Justified or not, Joe Thornton has become the poster child for postseason futility in the NHL, leading to the creation of TradeJoeThornton.com (be careful what you wish for).
In his 11-year career with Boston and San Jose, Thornton has yet to play beyond the second round of the playoffs, while his production hasn't quite matched his lofty regular season totals. Despite his perceived postseason struggles, he stills cracks my top-10 as one of the elite players in the NHL.
There's no question that Thornton has had his share of postseason clunkers. His first appearance in 1997-98, as an 18-year-old rookie, saw him go scoreless in six games. He was also shutout in seven games in 2003-04, his final appearance with the Bruins. Since joining the Sharks he's registered 35 points in 41 postseason games, and has led the team in postseason scoring the past three seasons.
The Bruins selected Thornton with the No. 1 overall pick in 1998 (one pick before San Jose selected his future teammate, Patrick Marleau), and after spending parts of eight seasons in Boston, he was traded to San Jose on November 30, 2005, for Marco Sturm, Brad Stuart and Wayne Primeau. Talent-for-talent, it was, and still is, a steal for the Sharks and the type of trade proposal that would get you kicked out of your fantasy hockey league. Fortunately, the Bruins were able to salvage the underwhelming return by packaging Stuart, Primeau and a draft pick to Calgary for Chuck Kobasew and Andrew Ference in February, 2007.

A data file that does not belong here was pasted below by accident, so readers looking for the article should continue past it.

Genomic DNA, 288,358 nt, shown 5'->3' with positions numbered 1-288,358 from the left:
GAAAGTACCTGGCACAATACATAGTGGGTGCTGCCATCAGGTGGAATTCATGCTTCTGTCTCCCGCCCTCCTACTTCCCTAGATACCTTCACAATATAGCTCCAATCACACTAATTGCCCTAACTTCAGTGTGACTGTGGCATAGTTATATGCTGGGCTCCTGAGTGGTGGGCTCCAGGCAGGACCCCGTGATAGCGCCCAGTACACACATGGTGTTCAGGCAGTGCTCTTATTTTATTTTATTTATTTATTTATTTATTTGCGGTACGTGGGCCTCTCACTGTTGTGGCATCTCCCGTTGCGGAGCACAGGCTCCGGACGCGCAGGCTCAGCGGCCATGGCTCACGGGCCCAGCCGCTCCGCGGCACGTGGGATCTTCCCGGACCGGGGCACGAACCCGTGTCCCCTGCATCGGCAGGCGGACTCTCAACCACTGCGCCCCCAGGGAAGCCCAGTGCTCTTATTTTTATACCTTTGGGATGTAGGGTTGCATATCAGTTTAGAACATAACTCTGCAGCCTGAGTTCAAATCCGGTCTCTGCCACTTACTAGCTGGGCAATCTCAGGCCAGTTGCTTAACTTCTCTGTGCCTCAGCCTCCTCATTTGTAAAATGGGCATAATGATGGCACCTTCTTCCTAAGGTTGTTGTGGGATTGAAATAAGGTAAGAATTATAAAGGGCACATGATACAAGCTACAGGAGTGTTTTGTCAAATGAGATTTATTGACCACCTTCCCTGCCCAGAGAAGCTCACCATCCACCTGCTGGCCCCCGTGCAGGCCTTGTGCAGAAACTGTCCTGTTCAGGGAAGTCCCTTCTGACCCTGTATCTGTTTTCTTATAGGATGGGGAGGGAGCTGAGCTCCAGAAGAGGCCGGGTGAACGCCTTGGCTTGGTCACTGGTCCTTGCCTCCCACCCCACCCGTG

While he's yet to get his name scratched on Lord Stanley's Cup, he has won the Art Ross Trophy as the league's leading scorer, the Hart Trophy as league MVP, and has led the league in assists three times. One of the best playmaking centers and puck distributors in the league, Thornton has twice registered at least 90 assists in a single season. Just to put that into perspective, consider the following:
1) The 90-assist plateau has been reached just 30 times in NHL history.
2) Prior to Thornton achieving that mark during the 2005-06 season, it had not been done since Mario Lemieux and Ron Francis during the 1995-96 season.
3) Only five players have ever recorded 90 assists two or more times in their career: Thornton (twice), Adam Oates (twice), Bobby Orr (twice), Mario Lemieux (five times), and Wayne Gretzky (13 times). Ron Francis, Peter Stastny, Paul Coffey, Doug Gilmour, Steve Yzerman and Paf Lafontaine all accomplished it once.
And now, your obligatory YouTube video...